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Amid retail carnage, L Catterton heads for cap on flagship consumer fund

L Catterton believes consumers’ fundamental wants and needs have not changed because of the pandemic lockdown. What’s changed is how consumers fulfill those needs.

L Catterton, a veteran consumer investor, is on the cusp of closing its ninth fund on its cap of $4.5 billion that will invest behind consumers’ changing behavior, sources told Buyouts.

Closing at that level would be notable as the consumer sector in many areas has been battered by the market lockdown in the pandemic. Businesses tied to travel and entertainment, as well as brick and mortar retail, have flailed.

The fund is expected to close over the next few weeks. L Catterton is waiting on a few limited partners to close out their commitments to the fund, one of the sources said.

Park Hill Group is working as placement agent on the fundraising. An L Catterton spokesperson declined to comment.

L Catterton, which in 2016 merged with private equity and real estate arms of LVMH, a luxury goods conglomerate, focuses on specific sub-sectors within consumer and retail. Target sectors include food & beverage, retail & restaurants, branded consumer products and consumer & marketing services, according to an investment report from Pennsylvania Public School Employees’ Retirement System.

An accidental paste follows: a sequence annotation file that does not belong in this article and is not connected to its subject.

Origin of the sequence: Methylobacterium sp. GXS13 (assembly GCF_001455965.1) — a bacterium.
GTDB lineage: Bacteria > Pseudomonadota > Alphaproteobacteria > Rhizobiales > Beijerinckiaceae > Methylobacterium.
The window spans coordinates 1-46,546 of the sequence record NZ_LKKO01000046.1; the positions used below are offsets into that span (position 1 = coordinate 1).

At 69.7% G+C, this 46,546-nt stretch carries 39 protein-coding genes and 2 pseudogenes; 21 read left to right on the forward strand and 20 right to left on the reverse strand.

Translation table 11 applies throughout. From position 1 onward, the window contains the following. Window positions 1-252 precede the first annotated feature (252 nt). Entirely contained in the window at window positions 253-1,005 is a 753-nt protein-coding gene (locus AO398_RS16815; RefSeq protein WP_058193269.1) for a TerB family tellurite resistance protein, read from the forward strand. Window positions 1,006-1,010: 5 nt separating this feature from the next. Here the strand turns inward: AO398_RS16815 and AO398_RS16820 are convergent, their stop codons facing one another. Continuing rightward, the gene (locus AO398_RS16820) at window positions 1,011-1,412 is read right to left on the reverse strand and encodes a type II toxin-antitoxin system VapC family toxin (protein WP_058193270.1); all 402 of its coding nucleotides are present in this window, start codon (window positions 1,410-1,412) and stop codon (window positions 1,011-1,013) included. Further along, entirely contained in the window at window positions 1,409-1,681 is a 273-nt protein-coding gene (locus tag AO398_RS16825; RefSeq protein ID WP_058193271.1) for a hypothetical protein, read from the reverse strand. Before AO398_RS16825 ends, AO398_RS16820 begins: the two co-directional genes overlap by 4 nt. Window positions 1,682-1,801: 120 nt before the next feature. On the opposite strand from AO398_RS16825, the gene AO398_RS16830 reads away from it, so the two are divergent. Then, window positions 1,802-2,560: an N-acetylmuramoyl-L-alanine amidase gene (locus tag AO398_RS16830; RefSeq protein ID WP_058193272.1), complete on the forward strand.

The firm estimated there were 100,000 companies within its targeted market, the investment report, from 2016, said.

The firm believes consumers’ fundamental wants and needs have not changed because of the pandemic lockdown. What’s changed is how consumers fulfill those needs, the firm said in an investment report made to Alaska Permanent Fund board in December.

“We expect some of these trends to ‘stick’ more than others (i.e. remote education and digital streaming) but most of these changes aren’t permanent,” the report said. “People are broadly prepared to return to their old habits, once they feel like things get back to normal (i.e. once consumers feel safe, they will begin flying on airplanes, taking Ubers to parties, hugging or shaking hands, staying at hotels, exercising in gyms, etc).”

L Catterton was formed in 1989. It’s headed by co-CEOs Michael Chu and Scott Dahnke. It closed its last pool, Fund VIII, on $2.75 billion in 2016. That fund was generating a net internal rate of return of 11.37 percent as of September 2019, according to data from the Pennsylvania Public School Employees’ Retirement System.